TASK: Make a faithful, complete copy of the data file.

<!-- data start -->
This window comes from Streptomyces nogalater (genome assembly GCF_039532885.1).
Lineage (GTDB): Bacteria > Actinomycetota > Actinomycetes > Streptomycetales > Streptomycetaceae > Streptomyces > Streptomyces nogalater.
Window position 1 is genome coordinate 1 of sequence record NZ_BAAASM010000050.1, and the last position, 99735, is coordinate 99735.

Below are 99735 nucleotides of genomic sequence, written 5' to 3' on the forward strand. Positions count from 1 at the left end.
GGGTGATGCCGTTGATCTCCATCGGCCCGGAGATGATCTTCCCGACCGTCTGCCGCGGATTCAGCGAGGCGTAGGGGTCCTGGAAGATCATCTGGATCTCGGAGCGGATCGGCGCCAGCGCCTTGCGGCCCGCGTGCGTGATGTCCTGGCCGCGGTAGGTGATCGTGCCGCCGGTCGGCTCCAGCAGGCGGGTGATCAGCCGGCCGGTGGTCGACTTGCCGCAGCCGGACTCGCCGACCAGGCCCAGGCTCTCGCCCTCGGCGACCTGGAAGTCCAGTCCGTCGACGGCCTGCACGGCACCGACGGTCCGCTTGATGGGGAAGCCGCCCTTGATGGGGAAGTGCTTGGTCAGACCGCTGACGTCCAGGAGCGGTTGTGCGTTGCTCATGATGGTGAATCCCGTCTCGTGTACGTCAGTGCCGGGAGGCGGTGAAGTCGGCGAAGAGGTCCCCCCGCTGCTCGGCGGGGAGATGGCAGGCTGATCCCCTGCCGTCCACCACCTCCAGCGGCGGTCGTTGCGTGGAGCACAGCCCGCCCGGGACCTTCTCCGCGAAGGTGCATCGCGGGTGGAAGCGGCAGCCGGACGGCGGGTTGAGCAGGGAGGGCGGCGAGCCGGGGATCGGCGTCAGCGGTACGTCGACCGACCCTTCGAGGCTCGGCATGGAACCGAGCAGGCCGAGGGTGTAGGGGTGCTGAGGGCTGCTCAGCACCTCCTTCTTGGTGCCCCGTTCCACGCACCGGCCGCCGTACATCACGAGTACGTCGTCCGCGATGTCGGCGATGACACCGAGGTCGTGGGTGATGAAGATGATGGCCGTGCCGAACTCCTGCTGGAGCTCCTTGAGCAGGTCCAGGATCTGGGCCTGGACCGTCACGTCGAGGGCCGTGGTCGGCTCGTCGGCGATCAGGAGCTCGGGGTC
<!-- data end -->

This window comes from Streptomyces nogalater (genome assembly GCF_039532885.1).
Lineage (GTDB): Bacteria > Actinomycetota > Actinomycetes > Streptomycetales > Streptomycetaceae > Streptomyces > Streptomyces nogalater.
Window position 1 is genome coordinate 1 of sequence record NZ_BAAASM010000050.1, and the last position, 99735, is coordinate 99735.

Below are 99735 nucleotides of genomic sequence, written 5' to 3' on the forward strand. Positions count from 1 at the left end.
GGGTGATGCCGTTGATCTCCATCGGCCCGGAGATGATCTTCCCGACCGTCTGCCGCGGATTCAGCGAGGCGTAGGGGTCCTGGAAGATCATCTGGATCTCGGAGCGGATCGGCGCCAGCGCCTTGCGGCCCGCGTGCGTGATGTCCTGGCCGCGGTAGGTGATCGTGCCGCCGGTCGGCTCCAGCAGGCGGGTGATCAGCCGGCCGGTGGTCGACTTGCCGCAGCCGGACTCGCCGACCAGGCCCAGGCTCTCGCCCTCGGCGACCTGGAAGTCCAGTCCGTCGACGGCCTGCACGGCACCGACGGTCCGCTTGATGGGGAAGCCGCCCTTGATGGGGAAGTGCTTGGTCAGACCGCTGACGTCCAGGAGCGGTTGTGCGTTGCTCATGATGGTGAATCCCGTCTCGTGTACGTCAGTGCCGGGAGGCGGTGAAGTCGGCGAAGAGGTCCCCCCGCTGCTCGGCGGGGAGATGGCAGGCTGATCCCCTGCCGTCCACCACCTCCAGCGGCGGTCGTTGCGTGGAGCACAGCCCGCCCGGGACCTTCTCCGCGAAGGTGCATCGCGGGTGGAAGCGGCAGCCGGACGGCGGGTTGAGCAGGGAGGGCGGCGAGCCGGGGATCGGCGTCAGCGGTACGTCGACCGACCCTTCGAGGCTCGGCATGGAACCGAGCAGGCCGAGGGTGTAGGGGTGCTGAGGGCTGCTCAGCACCTCCTTCTTGGTGCCCCGTTCCACGCACCGGCCGCCGTACATCACGAGTACGTCGTCCGCGATGTCGGCGATGACACCGAGGTCGTGGGTGATGAAGATGATGGCCGTGCCGAACTCCTGCTGGAGCTCCTTGAGCAGGTCCAGGATCTGGGCCTGGACCGTCACGTCGAGGGCCGTGGTCGGCTCGTCGGCGATCAGGAGCTCGGGGTC